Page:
The Von Südenfed Family Singer
Lets start with the album and the reason for going. Tromatic Reflexxions is a good album, quite a different sound for me and those familiar Mark E. Smith groans make it simultaneously new and old. I can’t lay claim to being a hardcore Fall* fan. OK, I’ve maybe got 10 albums or so, but I know there is quite a lot of it I find average at best. Not something a real devotee would ever say. Clearly, there are many highlights, Frightened is probably in my top 10** songs ever. Mark has always been able to bring something different to songs. Take, for example, way back in 1994, his inspired addition to the Inspiral Carpets’ I Want You ( Note use of lyric sheet, of which more later. )
The album isn’t universally great, but The Rhinohead is marvellous, filled as it is with the spirit of the SID chip and Rob Hubbard. So, I was looking forward to hearing it live. Well, I might have heard it live. I’m not too sure.
Don’t think I’ve been to a gig before were no one played instruments. That itself was novel. Two blokes behind and desk and they did their thing very well. The bass was like some form of battlefield organ-curdling weapon. I’d imagine that the Mouse of Mars fans in attendance would got exactly what they were after. Loud, incessant, kicking beats. Wasn’t much of a dance atmosphere. No obvious signs of dancing or moshing. I thought I’d survived as much bass as was humanly possible in a night club in Mumbai, but this was much bigger and louder than any Bhangra.
A good few minutes in and no sign of Mr. Smith. Which was fine. Built up the expectation a bit. And then he arrived. He wandered onto stage, not too steadily and with ill-defined purpose. Dressed like he had just got out of jail in the clothes he went in with (in 1979), he cut a fine dash in a leather jacket that even your oldest, coolest Uncle would be proud of. Thing is, any concept of what he looked like was instantly over-ridden by the realisation that he looked not unlike the dwarf from Twin Peaks*** This was even more of a dramatic likeness as he bent over a light, reading the lyrics from an A4 sheet. If, at this juncture, I was auditioning for the more pretentious end of the music press I would launch into a discussion about David Lynch and dystopian nightmares.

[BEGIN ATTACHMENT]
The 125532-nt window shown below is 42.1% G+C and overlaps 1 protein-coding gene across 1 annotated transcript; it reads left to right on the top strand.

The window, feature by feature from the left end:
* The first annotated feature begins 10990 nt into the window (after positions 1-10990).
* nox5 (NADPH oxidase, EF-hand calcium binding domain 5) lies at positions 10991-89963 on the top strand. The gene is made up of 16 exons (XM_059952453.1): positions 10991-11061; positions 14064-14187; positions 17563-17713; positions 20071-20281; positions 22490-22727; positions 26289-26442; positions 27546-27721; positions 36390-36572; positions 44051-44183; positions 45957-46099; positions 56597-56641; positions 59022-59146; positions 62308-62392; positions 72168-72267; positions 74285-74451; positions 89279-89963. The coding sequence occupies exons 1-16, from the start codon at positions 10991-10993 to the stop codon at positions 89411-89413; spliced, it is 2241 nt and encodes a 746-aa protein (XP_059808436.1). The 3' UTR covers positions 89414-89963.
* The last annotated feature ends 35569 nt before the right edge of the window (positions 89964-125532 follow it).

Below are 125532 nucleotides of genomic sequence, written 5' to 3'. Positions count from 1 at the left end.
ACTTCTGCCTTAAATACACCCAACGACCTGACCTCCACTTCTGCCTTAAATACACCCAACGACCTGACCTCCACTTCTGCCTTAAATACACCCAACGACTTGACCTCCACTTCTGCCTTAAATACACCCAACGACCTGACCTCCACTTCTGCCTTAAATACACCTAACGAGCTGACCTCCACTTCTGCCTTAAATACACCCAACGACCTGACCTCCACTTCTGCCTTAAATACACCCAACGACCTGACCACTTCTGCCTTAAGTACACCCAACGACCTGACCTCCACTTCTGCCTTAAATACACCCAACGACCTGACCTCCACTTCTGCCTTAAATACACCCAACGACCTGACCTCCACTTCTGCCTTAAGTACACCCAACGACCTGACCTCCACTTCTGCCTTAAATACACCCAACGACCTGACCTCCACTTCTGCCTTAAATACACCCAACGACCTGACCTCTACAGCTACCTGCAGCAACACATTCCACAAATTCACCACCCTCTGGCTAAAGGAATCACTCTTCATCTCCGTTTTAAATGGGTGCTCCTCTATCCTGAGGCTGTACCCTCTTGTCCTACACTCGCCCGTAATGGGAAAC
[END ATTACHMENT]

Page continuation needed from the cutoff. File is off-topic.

That isn’t as ridiculous a description as it my seem, but maybe not all that accessible. Imagine you had hired a rave band to your wedding. The young ones are dancing, the old ones are tutting and then your crazy Uncle gets up and starts shouting the words to “Ghost Riders in the Sky”, except that he doesn’t know the words and blurts out noises incoherently instead.
The first mic doesn’t seem to work to well. A roadie appears with a new one and calmly escorted aside by a wise hand “Listen son, I’ve been in this game a while now.” Good, he’s on his game. Maybe. Things progress well, lyrics are read, mic is rammed into amp for ear-splitting reverb. Every time he approaches the desk there is a definite look of foreboding on the faces of the ever bouncy knob twiddlers (a great name for a band/porn film if ever there was one ).And then, as if my magic, he’s gone. Off stage. Somewhere. Must be the smoking ban we think. The ‘singing’ continues from afar. Seems louder than before. Is it him? Is it a conveniently available sample. Its amazing what they can do nowadays.
From there, nothing much changes. The bass assault continues until my face starts to hurt in a way that you think it shouldn’t. And then he’s back for some more hunched burbling and away again. At this point, I am laughing almost constantly. Somehow it just wouldn’t be right to turn up and just hear the album, only a bit louder. This is a proper occasion. Mark doing what Mark does best. Its not like he hasn’t got previous. Even on live Fall albums from nearly 30 years ago he had a tendency to randomize any on-stage attempt at normality. This is what it should be.
A roadie appears on stage and can be seen to start a sentence with “Mark…” in the ear of the left boogie-meister. We all believe the full sentence is “Mark has passed out.” But no!
The last triumphal appearance on stage is a tour de force. He’s back, the lyrics match the tune, its kicking. For a couple of minutes. Cue march to front of stage, lyrics flung into air, mic handed to audience member and exeunt. No bears in attendance. Fantastic. Although, fantastic with “WTF?” tattooed on it.
There have always been those who saw Smith as a genius. And these aren’t fools. But, to accept what I saw last night as genius demands quite a lot. Clearly he was out of it and it was undeniably funny. But a 45 minute set in which the lead ‘singer’ appears on stage for about 10 of those, seems to be a little profligate. Not least because of our foolish hope that there might be an up tempo, techno cover of Cruiser’s Creek thrown in due to lack of material.
But hey, this was proper rock and roll, it was a much better story. And as I climb into my family MPV on the way home, you have to respect him for what he is and what he has been. Ain’t none of us is as young as we used to be.****
In case you are wondering what it was that took me there in the first place, have a listen to this.
* For a start, the real fans would insist on saying “The Fall”, then again, I’ve read the book, wonder if they all have.
** This is a “Tardis” top 10 containing 100 songs, deliberately not capitalised to annoy another set of devotees
*** If Stuart also uses this image, I thought of it first, he stole it
**** That was Stuart’s line, I just stole it.